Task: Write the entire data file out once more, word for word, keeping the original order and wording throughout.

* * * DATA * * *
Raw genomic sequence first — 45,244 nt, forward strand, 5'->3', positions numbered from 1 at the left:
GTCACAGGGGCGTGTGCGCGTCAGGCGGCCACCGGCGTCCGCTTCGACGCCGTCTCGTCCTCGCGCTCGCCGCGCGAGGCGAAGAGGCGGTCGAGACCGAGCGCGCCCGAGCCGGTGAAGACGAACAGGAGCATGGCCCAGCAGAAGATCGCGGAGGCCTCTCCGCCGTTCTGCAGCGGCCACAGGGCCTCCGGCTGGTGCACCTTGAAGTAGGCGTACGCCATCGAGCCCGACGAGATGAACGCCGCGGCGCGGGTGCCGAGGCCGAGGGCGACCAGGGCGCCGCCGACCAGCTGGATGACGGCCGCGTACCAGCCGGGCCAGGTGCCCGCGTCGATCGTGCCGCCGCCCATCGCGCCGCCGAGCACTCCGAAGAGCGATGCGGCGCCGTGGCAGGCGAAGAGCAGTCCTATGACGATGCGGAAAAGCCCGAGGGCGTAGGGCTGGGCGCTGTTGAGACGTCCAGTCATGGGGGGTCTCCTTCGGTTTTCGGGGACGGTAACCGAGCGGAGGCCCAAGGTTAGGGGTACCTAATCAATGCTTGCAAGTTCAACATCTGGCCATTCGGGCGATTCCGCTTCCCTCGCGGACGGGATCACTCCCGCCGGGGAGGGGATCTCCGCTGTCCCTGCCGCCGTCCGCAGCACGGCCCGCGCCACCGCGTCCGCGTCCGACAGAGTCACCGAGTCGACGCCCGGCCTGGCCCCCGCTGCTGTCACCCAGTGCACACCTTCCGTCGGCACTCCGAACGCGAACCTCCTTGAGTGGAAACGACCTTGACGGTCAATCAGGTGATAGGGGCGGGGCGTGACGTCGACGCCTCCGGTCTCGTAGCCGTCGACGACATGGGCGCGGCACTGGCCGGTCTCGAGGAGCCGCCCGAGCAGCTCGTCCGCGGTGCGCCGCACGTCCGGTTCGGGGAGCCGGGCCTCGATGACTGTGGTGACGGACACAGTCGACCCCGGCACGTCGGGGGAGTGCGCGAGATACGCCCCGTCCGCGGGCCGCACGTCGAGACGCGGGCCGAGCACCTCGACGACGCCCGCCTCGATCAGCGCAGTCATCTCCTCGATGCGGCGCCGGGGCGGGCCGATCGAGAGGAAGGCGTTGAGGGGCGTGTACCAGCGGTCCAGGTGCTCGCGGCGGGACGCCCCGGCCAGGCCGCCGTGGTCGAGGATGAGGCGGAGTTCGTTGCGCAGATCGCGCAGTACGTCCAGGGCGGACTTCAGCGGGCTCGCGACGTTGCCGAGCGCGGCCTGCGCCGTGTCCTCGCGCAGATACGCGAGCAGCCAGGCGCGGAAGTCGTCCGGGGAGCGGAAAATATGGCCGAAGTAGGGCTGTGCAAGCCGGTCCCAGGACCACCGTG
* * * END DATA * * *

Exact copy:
Raw genomic sequence first — 45,244 nt, forward strand, 5'->3', positions numbered from 1 at the left:
GTCACAGGGGCGTGTGCGCGTCAGGCGGCCACCGGCGTCCGCTTCGACGCCGTCTCGTCCTCGCGCTCGCCGCGCGAGGCGAAGAGGCGGTCGAGACCGAGCGCGCCCGAGCCGGTGAAGACGAACAGGAGCATGGCCCAGCAGAAGATCGCGGAGGCCTCTCCGCCGTTCTGCAGCGGCCACAGGGCCTCCGGCTGGTGCACCTTGAAGTAGGCGTACGCCATCGAGCCCGACGAGATGAACGCCGCGGCGCGGGTGCCGAGGCCGAGGGCGACCAGGGCGCCGCCGACCAGCTGGATGACGGCCGCGTACCAGCCGGGCCAGGTGCCCGCGTCGATCGTGCCGCCGCCCATCGCGCCGCCGAGCACTCCGAAGAGCGATGCGGCGCCGTGGCAGGCGAAGAGCAGTCCTATGACGATGCGGAAAAGCCCGAGGGCGTAGGGCTGGGCGCTGTTGAGACGTCCAGTCATGGGGGGTCTCCTTCGGTTTTCGGGGACGGTAACCGAGCGGAGGCCCAAGGTTAGGGGTACCTAATCAATGCTTGCAAGTTCAACATCTGGCCATTCGGGCGATTCCGCTTCCCTCGCGGACGGGATCACTCCCGCCGGGGAGGGGATCTCCGCTGTCCCTGCCGCCGTCCGCAGCACGGCCCGCGCCACCGCGTCCGCGTCCGACAGAGTCACCGAGTCGACGCCCGGCCTGGCCCCCGCTGCTGTCACCCAGTGCACACCTTCCGTCGGCACTCCGAACGCGAACCTCCTTGAGTGGAAACGACCTTGACGGTCAATCAGGTGATAGGGGCGGGGCGTGACGTCGACGCCTCCGGTCTCGTAGCCGTCGACGACATGGGCGCGGCACTGGCCGGTCTCGAGGAGCCGCCCGAGCAGCTCGTCCGCGGTGCGCCGCACGTCCGGTTCGGGGAGCCGGGCCTCGATGACTGTGGTGACGGACACAGTCGACCCCGGCACGTCGGGGGAGTGCGCGAGATACGCCCCGTCCGCGGGCCGCACGTCGAGACGCGGGCCGAGCACCTCGACGACGCCCGCCTCGATCAGCGCAGTCATCTCCTCGATGCGGCGCCGGGGCGGGCCGATCGAGAGGAAGGCGTTGAGGGGCGTGTACCAGCGGTCCAGGTGCTCGCGGCGGGACGCCCCGGCCAGGCCGCCGTGGTCGAGGATGAGGCGGAGTTCGTTGCGCAGATCGCGCAGTACGTCCAGGGCGGACTTCAGCGGGCTCGCGACGTTGCCGAGCGCGGCCTGCGCCGTGTCCTCGCGCAGATACGCGAGCAGCCAGGCGCGGAAGTCGTCCGGGGAGCGGAAAATATGGCCGAAGTAGGGCTGTGCAAGCCGGTCCCAGGACCACCGTG